In the throngs of unemployment I’ve been thinking a lot about endings and beginnings, pain and joy, purification and sanctity. Not because I’m having such a terribly time but small pains lead the mind to bigger pains and free time leads to meandering thoughts which compile into blog entries.
There have been times that I felt deep depression and sorrow with little to no relief. I could only see and feel the poison in my veins which deprived me of the strength and the ability to feel The Joy I knew held me. It was always in retrospect that I understood what was happening then. My God was sucking the poison from my veins and I cried and cried because it hurt and just when I thought it would be over it continued and I cried and cried, “My God why have you abandoned me?” It seemed I could only cry the first words of Psalm 22 and not continue. I didn’t know that this pain was necessary because it was healing things I never knew needed to be healed in order for me to have Life. The more I squirmed and tossed the more the process hurt, but as I let Him simply do what He had to I realized that I could breathe a little easier every day and that I began to experience the Joy mixed in with the Pain of letting God have His way with me.
One of the things He continues to try to take away is the idea that I know what is best for me and that I know what will truly fulfill my life. Those ideas I make up are very precious to me. I have them tightly woven into dreams in which every detail is played out and I present them to God saying, “Isn’t it beautiful the life I’ve thought up?” I say that I don’t mind what His Will is that it’s okay for Him to make of my life what He wishes, but I don’t really mean that. More often than not I make myself believe that I raised and pampered those dreams in the presence of God when really I hid myself in the closet, concocted them so that nothing could be poked or prodded until the masterful scheme of my life was completed. It is only then that I would present it, speak highly of it, say thy will be done and then go back to looking at my creation dreamily.
I am so attached to this dream or that dream that when it is brutally taken away the attachment I had to it is all too clear and the superficiality of my abandonment to God comes to light. It is afterwards that I enter into grief and the only way to have the grief bear fruit is to be willing to let God teach me who I am and what I truly desire more fully. He may not let me know right away because first and foremost he will teach me that what I truly want is to trust God with my whole heart and that every moment after the loss I have to choose to want him more than the company of my grief. He wants me to choose to give him the thoughts and actions of my present moment and not let my thoughts wander to the regret of the past and fear of the future, which can rob Him and me of so much glory.
The Devil surrounds all of us with our fears and regrets right before we take a leap to glorify God by living the present generously and boldly while carrying our burden. The carrying of a pain or loss does not exempt joy from daily life. Forget the flightiness of the happy and seek the depth of the joyful. Joy is rooted in Christ who is unmovable and declares suffering transformative and death conquered. This is why our burdens can be transformed and become both light and heavy. Heavy because a good lost should always be mourned, but light because it’s loss is not the end of Good. In the end if we are faithful we will experience All Good and be good ourselves. No longer burdened by our own weaknesses or the fallen world. The realist, the Christian knows this and so he mourns deeply but also laughs deeply because through this great battle of good and evil in a land both dotted with beauty and danger there is a Lord who is our ultimate end. Pain will end and Light and Wonder and Love will abound. I’d rather be awake and know I am a soldier with a Lord who I belong to and will have my rest in than be asleep and suddenly awake in surprise to find suffering with no knowledge of a cure. Christ is the cure to all our afflictions whether we can run, crawl or barely breathe.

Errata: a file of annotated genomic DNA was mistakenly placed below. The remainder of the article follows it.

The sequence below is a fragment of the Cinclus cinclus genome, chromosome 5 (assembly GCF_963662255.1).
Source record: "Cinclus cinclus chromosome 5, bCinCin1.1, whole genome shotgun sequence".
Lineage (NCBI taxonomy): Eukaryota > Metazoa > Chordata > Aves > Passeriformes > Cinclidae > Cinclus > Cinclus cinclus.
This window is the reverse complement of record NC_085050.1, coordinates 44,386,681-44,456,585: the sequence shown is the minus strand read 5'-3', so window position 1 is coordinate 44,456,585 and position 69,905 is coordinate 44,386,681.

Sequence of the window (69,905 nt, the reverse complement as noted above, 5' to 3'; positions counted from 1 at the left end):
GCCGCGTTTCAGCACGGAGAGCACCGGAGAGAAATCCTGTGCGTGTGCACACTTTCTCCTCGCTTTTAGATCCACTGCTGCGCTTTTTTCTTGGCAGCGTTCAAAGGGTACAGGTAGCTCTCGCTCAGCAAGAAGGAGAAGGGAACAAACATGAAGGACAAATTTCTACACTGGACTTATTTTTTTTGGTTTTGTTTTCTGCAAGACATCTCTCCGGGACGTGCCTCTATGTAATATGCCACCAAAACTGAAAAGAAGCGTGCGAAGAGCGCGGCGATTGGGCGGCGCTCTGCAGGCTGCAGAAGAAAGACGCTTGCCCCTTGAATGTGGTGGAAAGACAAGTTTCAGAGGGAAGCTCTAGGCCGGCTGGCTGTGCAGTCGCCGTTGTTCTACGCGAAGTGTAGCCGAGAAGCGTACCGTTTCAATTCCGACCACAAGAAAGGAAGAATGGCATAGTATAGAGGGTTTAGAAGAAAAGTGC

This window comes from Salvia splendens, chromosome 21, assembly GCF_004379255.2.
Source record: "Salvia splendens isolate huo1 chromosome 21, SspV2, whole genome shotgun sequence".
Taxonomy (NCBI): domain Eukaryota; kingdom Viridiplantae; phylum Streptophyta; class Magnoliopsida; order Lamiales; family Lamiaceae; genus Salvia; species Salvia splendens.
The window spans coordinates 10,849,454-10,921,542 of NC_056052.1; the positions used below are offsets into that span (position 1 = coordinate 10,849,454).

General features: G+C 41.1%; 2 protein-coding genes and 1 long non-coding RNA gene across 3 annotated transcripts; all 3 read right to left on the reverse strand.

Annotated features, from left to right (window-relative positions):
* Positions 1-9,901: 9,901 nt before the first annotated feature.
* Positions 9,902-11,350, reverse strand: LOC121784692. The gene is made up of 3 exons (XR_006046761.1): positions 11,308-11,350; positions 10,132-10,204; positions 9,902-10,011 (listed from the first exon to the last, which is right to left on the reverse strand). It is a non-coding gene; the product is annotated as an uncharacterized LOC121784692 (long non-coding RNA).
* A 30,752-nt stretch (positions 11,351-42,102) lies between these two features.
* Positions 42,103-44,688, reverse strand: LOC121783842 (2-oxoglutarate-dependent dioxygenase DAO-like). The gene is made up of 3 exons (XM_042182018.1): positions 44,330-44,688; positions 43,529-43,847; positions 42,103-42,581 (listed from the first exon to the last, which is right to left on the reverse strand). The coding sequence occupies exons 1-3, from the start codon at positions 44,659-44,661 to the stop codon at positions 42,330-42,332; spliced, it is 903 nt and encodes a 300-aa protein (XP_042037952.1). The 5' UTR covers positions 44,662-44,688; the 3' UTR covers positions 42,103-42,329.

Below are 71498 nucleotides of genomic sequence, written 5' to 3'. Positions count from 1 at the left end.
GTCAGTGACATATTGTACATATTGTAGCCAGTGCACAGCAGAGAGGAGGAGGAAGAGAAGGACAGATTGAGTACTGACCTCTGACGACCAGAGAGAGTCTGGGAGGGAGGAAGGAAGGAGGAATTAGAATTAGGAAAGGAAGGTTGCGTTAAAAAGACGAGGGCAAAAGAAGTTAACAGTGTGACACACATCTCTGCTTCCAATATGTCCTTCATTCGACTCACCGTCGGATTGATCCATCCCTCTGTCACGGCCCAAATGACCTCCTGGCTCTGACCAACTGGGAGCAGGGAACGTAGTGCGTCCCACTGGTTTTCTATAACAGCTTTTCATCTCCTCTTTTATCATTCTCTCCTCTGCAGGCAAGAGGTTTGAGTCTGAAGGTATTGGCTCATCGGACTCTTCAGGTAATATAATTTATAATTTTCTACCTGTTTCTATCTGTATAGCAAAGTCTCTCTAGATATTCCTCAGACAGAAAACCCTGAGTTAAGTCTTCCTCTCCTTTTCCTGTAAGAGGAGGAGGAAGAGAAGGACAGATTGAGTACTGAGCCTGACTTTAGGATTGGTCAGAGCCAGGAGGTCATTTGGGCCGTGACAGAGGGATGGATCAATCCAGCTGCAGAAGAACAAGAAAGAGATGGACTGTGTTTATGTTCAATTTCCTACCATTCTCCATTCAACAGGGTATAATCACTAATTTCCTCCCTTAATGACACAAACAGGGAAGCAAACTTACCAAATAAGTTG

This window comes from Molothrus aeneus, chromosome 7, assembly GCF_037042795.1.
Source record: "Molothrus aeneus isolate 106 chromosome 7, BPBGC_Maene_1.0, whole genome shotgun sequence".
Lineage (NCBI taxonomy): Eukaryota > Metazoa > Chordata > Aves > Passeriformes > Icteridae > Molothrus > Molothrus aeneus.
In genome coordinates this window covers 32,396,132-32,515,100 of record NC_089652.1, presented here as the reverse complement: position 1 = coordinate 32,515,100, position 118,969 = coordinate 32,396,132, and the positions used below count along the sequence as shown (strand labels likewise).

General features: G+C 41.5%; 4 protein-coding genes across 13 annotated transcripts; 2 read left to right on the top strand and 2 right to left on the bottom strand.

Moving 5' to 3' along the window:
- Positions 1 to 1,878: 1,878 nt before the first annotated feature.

To partake in the Divine Life is an honor, both extraordinary and ordinary. Every moment in life is tinged with a wisp of the wonderful and the mundane. The reality I clung to in the infancy of my life with God was a warped vision now made clearer by His Grace. The reality emerging before me is far more fantastic and terrifying than I imagined at the beginning of my spiritual journey. I realized that I have no control over my life except for my ‘yes’ or ‘no’ to Him and that truth is just shy of overwhelming. Sometimes my 'yes' is joyful, other times is it's painful. I am at the mercy of his Grace. I suspect that the more I become like Him Who Sees Most Clearly the wonders and terrors of the world will explode into images I could not have taken in without being blinded with my younger eyes.
One of the aspects of the Christian life is becoming more and more familiar with reality. You become neither a pessimist that proclaims all things shot to hell or an optimist who shoves hell under the carpet and pretends the room is perfectly safe. As a Christian becomes more and more like Jesus and knows him more intimately he becomes acquainted with the most sumptuous joy but also the darkness of death, the pain of suffering. You cannot know Christ and put on his life and likeness without knowing death. He said himself to find your life you must lose it (Mt 10:34-39). This abstract idea was brought to light when Jesus lost his life and found it. He was dejected and killed to show us that by embracing God’s will, even our death we will find ourselves resurrected. Jesus is the proof that sin can be conquered, that death is not the end. Life comes by laying down one’s life, and if He gave himself up to the short mercy of men why shouldn’t we give ourselves up to the limitless mercy of God?